These are some names that catch my eye as I survey what's going to be out there:
Brandon Kintzler, RHP: If you're looking for a Brandon Kintzler type, you could always sign... Brandon Kintzler. The Twins will have an opportunity to re-sign the 33-year-old right-hander after sending him to Washington for the final two months of the season. He's familiar and well liked in the clubhouse. But they'd also be buying high on a guy coming off his best MLB season – also a season where his 4.9 K/9 rate ranked third-lowest out of 155 qualified relievers.
Steve Cishek, RHP: Cishek has a very similar profile to Hildenberger. He's a right-handed sidearmer who gets lots of ground balls and strikeouts. He has been a very consistent performer over the course of his career, with an ERA+ of 109 or above in each of his seven seasons. Though he served exclusively in a setup role for the Mariners and Rays this year, the 31-year-old has plenty of closing experience with 121 saves and an 83% conversion rate in the big leagues. The distinguished track record will make him a pricey commodity.
Jake McGee, LHP: There are many things to like about McGee. He's a strikeout pitcher with excellent control (four times as many K's as walks in his career). He's a left-hander who shuts down righties. He has experience in the ninth inning (44 saves), as well as in the playoffs (six postseason appearances). He's been durable and fairly reliable. It'd take a sizable multi-year deal to get him, but the 31-year-old could be a great veteran anchor in a young bullpen going forward.
Luke Gregerson, RHP: Over the course of his career – spent with the Padres, A's and Astros – Gregerson has mostly been a fantastic reliever. But he's coming off his worst season, so it's possible he could be had at a relative discount. In the Offseason Handbook, we suggest Gregerson could be viewed as a "rich man's Belisle." He's got tons of experience (623 MLB appearances) and has a rep as a strong clubhouse guy, but he also has been much better all-around, and gets tons of strikeouts with a heavily deployed slider.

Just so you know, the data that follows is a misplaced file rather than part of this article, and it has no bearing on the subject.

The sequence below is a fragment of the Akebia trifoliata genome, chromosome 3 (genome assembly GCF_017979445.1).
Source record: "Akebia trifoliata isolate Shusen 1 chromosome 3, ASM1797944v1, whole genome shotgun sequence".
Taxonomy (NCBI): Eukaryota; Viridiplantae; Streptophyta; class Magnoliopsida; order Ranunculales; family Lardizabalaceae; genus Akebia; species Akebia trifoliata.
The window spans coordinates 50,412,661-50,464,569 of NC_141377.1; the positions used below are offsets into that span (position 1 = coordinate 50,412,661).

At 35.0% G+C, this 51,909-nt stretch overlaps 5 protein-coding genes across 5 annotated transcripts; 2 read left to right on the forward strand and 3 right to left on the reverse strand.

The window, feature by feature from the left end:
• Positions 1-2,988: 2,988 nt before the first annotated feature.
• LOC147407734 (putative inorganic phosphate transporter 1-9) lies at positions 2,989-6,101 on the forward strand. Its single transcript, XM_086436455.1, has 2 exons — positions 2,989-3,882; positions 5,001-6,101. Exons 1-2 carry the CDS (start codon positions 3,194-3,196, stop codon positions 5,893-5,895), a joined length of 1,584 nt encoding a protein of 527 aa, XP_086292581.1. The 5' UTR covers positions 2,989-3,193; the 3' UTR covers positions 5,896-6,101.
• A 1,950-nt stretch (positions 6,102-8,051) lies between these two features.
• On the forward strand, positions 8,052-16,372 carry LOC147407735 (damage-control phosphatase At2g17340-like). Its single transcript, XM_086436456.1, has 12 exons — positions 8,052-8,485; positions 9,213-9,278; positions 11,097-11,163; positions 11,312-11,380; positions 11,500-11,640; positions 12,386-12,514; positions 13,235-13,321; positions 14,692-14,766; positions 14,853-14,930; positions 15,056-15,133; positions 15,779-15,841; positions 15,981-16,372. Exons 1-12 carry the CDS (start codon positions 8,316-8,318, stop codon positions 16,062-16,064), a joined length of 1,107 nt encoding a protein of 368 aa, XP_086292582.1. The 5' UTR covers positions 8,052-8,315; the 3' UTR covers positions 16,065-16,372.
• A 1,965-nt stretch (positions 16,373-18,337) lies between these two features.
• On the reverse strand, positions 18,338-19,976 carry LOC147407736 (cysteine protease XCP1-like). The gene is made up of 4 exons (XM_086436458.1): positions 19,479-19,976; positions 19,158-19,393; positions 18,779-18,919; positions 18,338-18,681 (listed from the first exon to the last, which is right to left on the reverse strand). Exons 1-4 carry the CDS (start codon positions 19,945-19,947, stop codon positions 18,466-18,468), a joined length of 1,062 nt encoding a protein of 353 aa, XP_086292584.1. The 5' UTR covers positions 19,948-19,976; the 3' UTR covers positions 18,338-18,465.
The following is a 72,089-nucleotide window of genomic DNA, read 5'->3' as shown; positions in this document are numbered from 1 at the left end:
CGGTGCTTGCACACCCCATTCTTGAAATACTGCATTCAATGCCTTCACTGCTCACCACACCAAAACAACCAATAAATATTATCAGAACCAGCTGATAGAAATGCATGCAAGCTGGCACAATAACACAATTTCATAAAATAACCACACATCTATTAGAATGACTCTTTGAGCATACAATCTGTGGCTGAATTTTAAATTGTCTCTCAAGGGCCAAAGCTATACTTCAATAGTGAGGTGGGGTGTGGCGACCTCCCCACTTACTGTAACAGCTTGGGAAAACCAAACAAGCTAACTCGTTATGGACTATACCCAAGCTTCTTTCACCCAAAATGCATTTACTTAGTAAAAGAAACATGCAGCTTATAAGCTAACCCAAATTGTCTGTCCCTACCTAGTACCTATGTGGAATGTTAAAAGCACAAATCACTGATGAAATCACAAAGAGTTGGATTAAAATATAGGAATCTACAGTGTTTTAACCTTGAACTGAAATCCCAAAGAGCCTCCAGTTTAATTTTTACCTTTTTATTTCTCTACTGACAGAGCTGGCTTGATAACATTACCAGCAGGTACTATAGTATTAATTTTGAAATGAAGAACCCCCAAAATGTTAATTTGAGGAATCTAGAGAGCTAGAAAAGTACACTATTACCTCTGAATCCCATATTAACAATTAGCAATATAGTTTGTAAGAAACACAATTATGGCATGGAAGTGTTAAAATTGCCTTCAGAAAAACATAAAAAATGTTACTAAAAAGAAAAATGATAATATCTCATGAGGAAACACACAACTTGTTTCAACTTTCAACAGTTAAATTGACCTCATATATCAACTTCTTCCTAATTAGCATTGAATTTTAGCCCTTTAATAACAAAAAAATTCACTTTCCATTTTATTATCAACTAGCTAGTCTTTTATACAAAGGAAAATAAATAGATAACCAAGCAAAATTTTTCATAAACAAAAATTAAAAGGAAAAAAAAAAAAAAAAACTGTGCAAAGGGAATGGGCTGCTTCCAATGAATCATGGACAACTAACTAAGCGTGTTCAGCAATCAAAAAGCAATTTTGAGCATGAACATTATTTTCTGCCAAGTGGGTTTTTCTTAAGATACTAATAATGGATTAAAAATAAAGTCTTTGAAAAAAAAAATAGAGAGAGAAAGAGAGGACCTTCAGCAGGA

Koji Uehara, RHP: It's entirely possible that Uehara decides to hang up the cleats. He turns 43 next April, and had the second half of his 2017 season ruined by knee and back issues. But if he wants to give it one more go, he'd be a welcome addition for the Twins on a one-year deal. When healthy, he's as reliable as they come, and was lights-out in the first half this year. He could hold down the closer role until one of the young guys emerges.
What's your view of the closer situation as we head into the offseason? Are you comfortable with an internal option? Would you aim high for a name like Wade Davis? Or does one of the other free agents listed (or another) make more sense to you?